Neighbors of the property in question, located on Squirrel and Montgomery Hills roads off of Deer Valley Road, testified against the expansion proposed by Prestige Lakeside, LLC.

RV park or trailer park — the difference between the two in relation to a Sunrise Beach area property appeared to be blurred in a rezoning case seeking to expand a campground for recreational vehicles. 

While the rezoning application with the Camden County Lake Area District is seeking general commercial zoning to expand long-established Franky & Louie’s RV Park, in testimony Wednesday evening, residents in the vicinity often referred to the existing RV area as a trailer park — and stressing all of the negative connotations that come with that.

Neighbors of the property in question, located on Squirrel and Montgomery Hills roads off of Deer Valley Road, testified against the expansion proposed by Prestige Lakeside, LLC, not wanting the “trailer park” to come any closer, despite an existing actual trailer park that has been abandoned, leaving a ghost town like area of deteriorating mobile homes along the lakefront between the campground and the residents. 

George Tucker, one of three principals of Prestige which also includes Greg Tucker and Ryan Sinclair, described the property as being in “disarray” to the Camden County Planning Commission Jan. 16, 2019. Prestige purchased the property three years ago along with former Deer Valley Campground, renaming it after their adjacent bar and restaurant Franky & Louie’s. 

Since purchasing the property in January 2016, Tucker said they slowly evicted residents to pursue a business venture such as this and believes their RV park will improve property values, and linking petty crimes in the vicinity to the abandoned trailer park.

Prestige representatives shared a vision for a more upscale RV park with plans including a recreational area of basketball and/or tennis courts and a swimming pool. There will also be 20 boat slips, perhaps more depending on what Ameren Missouri approves. 

Neighbors largely disagreed, blaming the “transients” of the existing RV park for vandalism and heavy golf cart use on the roadways.

According to George Tucker, Franky & Louie’s RV Park currently has 314 RV sites, all under an annual lease. About 8 percent, he said, lived in their RVs full time with appropriate water service. 

The rest of the RVs are seasonal though many are left there year round. Water service to non-full-time sites is shut off Oct. 31 and turned back in the spring around April. 

Each year about 8 to 10 percent of these “campers” choose not to renew their lease, often making the move to purchasing their own lake home. 

With the annual leases there is not a lot of in-and-out of RVs to the park. On the flip side, with so many there long-term, maintenance appears to be an issue for some, and adding to the trailer park feel, semi-permanent structures have been added on to some of the RVs, such as lean-tos, sheds and gazebos. A slideshow of pictures of the existing RV park, presented by a resident opposing the rezoning, depicted mossy RVs with torn awnings, junk piles, outdoor refrigerators, collapsing lean-tos and feral cats around an overfilled dumpster.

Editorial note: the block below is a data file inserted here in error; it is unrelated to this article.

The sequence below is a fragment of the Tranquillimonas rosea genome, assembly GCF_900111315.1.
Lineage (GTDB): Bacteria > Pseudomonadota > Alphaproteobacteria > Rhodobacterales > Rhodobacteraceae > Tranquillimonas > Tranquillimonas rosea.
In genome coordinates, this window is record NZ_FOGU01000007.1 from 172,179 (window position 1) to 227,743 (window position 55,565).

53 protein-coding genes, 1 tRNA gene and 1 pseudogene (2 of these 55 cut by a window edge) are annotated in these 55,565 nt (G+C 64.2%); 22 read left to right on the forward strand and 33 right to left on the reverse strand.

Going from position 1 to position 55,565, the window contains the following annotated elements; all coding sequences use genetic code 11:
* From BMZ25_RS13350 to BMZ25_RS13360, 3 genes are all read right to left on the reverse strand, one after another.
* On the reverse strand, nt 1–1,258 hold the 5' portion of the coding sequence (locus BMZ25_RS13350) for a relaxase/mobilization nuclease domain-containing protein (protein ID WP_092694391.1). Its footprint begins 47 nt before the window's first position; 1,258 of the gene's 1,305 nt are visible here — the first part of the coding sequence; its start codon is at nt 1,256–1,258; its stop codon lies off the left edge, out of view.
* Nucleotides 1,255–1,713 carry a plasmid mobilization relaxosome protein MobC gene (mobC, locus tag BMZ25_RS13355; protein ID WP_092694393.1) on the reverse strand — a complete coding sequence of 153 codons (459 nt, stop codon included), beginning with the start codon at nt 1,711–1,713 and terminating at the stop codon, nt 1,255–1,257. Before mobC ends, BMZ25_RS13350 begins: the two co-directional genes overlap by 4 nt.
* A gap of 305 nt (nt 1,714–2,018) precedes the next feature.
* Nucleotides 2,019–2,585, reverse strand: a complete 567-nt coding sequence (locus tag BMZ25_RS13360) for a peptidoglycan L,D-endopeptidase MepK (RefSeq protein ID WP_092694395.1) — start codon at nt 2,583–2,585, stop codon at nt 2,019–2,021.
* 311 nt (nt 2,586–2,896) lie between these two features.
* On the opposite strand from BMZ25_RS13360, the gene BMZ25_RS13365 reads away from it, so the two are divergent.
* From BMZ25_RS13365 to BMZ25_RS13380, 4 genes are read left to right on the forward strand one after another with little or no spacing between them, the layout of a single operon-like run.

One of the issues is the transitional or mixed use nature of the vicinity with both single-family residential and commercial zonings in the area. 

Project engineer Matt Matt Marschke described the RV park expansion as a good solution to buffer the existing residential area from the commercial uses in the area, including the restaurant, rather than putting in single-family homes on the property. 

The expansion area is 60 acres with eight acres already commercial. The rezoning is for 52 acres currently zoned residential. 

Approximately 100 homes could be built on the 52 acres as is. The commercial zoning could allow up to 187 RV sites, based on county zoning regulations. 

Residents didn’t buy into that, liking the idea of cleaning out the abandoned trailer park, but wanting to replace it with single-family homes instead.

It should be noted that one resident of several attending the meeting or weighing in through letters was in favor of the rezoning and expansion plans.

Contested, the case was held over to the February meeting of the planning commission, Feb. 20, when there will be a recommendation from the board to the Camden County Commission. The county commission will later hold a separate hearing on the rezoning and make the final decision.

A previously-yeard contested case over a conditional use permit for a duplex development in the Sunny Slope area of Camden County was approved by the planning commission Wednesday evening.